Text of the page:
Continuing on the theme of color during the winter blahs, there are other ways of having color without flowers. Evergreens are the most common. However, some evergreens may also change color during cold weather. One of my favorite plants in my native garden is a white pine called Hillside Winter Gold. As cold weather starts to affect it, the needles start turning yellow. I have mine planted in a bed of Muhly grass. In the fall, the muhly grass seed heads turn pinkish of purple depending on your viewpoint. This contrasts nicely with the yellowing needles of the Hillside Winter Gold pine. As the cold weather continues, the needles turn more yellow and the muhly grass seed heads turn tan. I also have a viriginia pine called Wates Golden that also turns yellow in cold weather. The color is not as intense as the Hillside but it is usually attractive in it’s own right. These plants are barely noticed during the summer months but stand out quite nicely during the winter months. With warm weather, the needles turn back to green and they graciously slip back into the background and surrender the spotlight to the spring flowers.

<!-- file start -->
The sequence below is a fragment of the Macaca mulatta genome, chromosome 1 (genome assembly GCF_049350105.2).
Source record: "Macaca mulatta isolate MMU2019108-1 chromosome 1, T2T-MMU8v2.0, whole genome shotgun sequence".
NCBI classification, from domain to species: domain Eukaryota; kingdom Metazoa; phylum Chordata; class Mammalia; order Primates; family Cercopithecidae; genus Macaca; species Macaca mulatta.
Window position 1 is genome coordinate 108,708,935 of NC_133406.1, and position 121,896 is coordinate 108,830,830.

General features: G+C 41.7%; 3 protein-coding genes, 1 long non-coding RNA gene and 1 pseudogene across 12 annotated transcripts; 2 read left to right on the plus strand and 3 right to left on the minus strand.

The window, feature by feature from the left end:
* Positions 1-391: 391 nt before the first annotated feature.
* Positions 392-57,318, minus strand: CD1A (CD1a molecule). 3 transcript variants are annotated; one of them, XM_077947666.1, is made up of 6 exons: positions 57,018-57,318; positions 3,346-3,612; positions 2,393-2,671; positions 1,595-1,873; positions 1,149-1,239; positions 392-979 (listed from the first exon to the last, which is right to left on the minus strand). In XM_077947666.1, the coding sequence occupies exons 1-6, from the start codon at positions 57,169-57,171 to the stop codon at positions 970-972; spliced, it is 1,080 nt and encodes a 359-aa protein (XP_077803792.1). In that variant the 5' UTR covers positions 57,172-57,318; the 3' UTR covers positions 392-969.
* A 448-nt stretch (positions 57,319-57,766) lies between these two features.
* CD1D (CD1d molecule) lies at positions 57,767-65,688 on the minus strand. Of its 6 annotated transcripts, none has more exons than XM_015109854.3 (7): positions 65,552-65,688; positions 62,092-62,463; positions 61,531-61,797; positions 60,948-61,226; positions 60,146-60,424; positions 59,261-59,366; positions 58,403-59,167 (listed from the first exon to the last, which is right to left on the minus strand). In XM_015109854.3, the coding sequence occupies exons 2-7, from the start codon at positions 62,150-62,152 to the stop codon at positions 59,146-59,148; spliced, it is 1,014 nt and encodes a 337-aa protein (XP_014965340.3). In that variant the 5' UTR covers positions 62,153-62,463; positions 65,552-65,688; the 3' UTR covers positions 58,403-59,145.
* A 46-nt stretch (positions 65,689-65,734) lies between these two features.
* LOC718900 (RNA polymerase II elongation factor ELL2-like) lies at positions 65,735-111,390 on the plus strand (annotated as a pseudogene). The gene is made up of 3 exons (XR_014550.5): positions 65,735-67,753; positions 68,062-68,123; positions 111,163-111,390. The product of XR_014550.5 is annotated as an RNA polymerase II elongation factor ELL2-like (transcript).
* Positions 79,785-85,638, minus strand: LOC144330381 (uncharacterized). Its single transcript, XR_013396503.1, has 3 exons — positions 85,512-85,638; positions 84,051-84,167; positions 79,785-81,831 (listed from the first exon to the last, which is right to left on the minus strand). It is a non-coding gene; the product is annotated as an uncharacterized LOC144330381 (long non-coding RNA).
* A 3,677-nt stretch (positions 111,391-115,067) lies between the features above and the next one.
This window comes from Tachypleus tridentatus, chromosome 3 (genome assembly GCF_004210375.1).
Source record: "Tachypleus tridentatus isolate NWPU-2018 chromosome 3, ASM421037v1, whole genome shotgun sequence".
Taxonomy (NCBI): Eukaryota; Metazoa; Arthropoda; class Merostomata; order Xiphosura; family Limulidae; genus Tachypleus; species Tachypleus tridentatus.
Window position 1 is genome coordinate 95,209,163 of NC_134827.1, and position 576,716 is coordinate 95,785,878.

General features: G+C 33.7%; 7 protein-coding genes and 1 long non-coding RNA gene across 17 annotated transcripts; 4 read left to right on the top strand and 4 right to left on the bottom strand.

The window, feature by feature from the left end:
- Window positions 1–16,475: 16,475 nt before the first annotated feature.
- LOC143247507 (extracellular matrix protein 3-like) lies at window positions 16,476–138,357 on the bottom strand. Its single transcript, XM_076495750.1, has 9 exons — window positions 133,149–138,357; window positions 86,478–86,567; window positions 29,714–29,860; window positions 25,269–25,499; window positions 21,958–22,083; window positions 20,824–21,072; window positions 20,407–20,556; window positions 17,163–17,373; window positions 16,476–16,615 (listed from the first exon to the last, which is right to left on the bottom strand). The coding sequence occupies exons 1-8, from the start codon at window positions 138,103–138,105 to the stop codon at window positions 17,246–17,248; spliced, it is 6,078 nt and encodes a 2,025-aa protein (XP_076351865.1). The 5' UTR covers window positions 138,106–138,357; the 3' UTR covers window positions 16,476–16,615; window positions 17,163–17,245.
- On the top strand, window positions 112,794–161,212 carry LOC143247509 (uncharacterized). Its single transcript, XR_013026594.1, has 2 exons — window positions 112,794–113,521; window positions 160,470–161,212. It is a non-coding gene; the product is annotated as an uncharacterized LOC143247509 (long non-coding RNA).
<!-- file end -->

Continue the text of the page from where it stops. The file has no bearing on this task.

This time of year, people think there is nothing to do in the garden. However, this is a very important time of year to study the basic design of your garden. This is the time of year to take notes on the skeleton or backbone of your garden. The bare bones so to speak, of your garden are quite obvious right now. Take a look around. Do you have enough evergreens to give color year round? Do those evergreens help define the smaller spaces within the garden? Evergreen plants also help provide cover for birds and other wildlife. They also help to block winds and can actually help to keep organic material in the form of fallen leaves in the garden rather than blowing onto neighboring property. A garden that looks quite good in the summer can look quite bare in the winter if care is not made with planting choices. I believe a garden is best when it changes throughout the seasons. A garden that looks the same year round is boring in my opinion. I try to have blooming plants on every day of the year. Last year I achieved that and so far this year, I have blooms every day. This winter has been a little tougher than normal in central North Carolina so it has been hard to do. Currently I have Yuletide Sasanqua blooming and also my swamp jessamine growing on my arbor leading to the native garden. Winter color is also helped by berries on the hollies and hawthorns. Some evergreens turn colors other than green with the onset of cold weather. All of this creates interest in a season which most gardeners tend to overlook. So take a look at your garden and make notes as to the places you can add color once the weather is more conducive to planting.